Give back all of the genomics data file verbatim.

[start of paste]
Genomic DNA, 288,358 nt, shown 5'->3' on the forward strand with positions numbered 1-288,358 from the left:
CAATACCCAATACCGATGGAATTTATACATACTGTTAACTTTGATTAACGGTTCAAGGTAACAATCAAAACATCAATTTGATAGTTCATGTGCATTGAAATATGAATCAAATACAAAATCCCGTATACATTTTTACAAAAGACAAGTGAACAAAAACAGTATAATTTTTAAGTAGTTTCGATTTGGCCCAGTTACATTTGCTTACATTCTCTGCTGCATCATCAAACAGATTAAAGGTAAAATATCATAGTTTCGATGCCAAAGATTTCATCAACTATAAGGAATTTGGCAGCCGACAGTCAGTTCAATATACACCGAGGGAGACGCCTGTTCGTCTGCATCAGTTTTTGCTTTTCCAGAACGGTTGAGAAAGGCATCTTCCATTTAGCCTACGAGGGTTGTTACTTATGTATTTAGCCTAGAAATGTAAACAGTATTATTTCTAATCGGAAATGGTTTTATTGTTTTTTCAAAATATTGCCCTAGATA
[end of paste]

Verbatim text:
Genomic DNA, 288,358 nt, shown 5'->3' on the forward strand with positions numbered 1-288,358 from the left:
CAATACCCAATACCGATGGAATTTATACATACTGTTAACTTTGATTAACGGTTCAAGGTAACAATCAAAACATCAATTTGATAGTTCATGTGCATTGAAATATGAATCAAATACAAAATCCCGTATACATTTTTACAAAAGACAAGTGAACAAAAACAGTATAATTTTTAAGTAGTTTCGATTTGGCCCAGTTACATTTGCTTACATTCTCTGCTGCATCATCAAACAGATTAAAGGTAAAATATCATAGTTTCGATGCCAAAGATTTCATCAACTATAAGGAATTTGGCAGCCGACAGTCAGTTCAATATACACCGAGGGAGACGCCTGTTCGTCTGCATCAGTTTTTGCTTTTCCAGAACGGTTGAGAAAGGCATCTTCCATTTAGCCTACGAGGGTTGTTACTTATGTATTTAGCCTAGAAATGTAAACAGTATTATTTCTAATCGGAAATGGTTTTATTGTTTTTTCAAAATATTGCCCTAGATA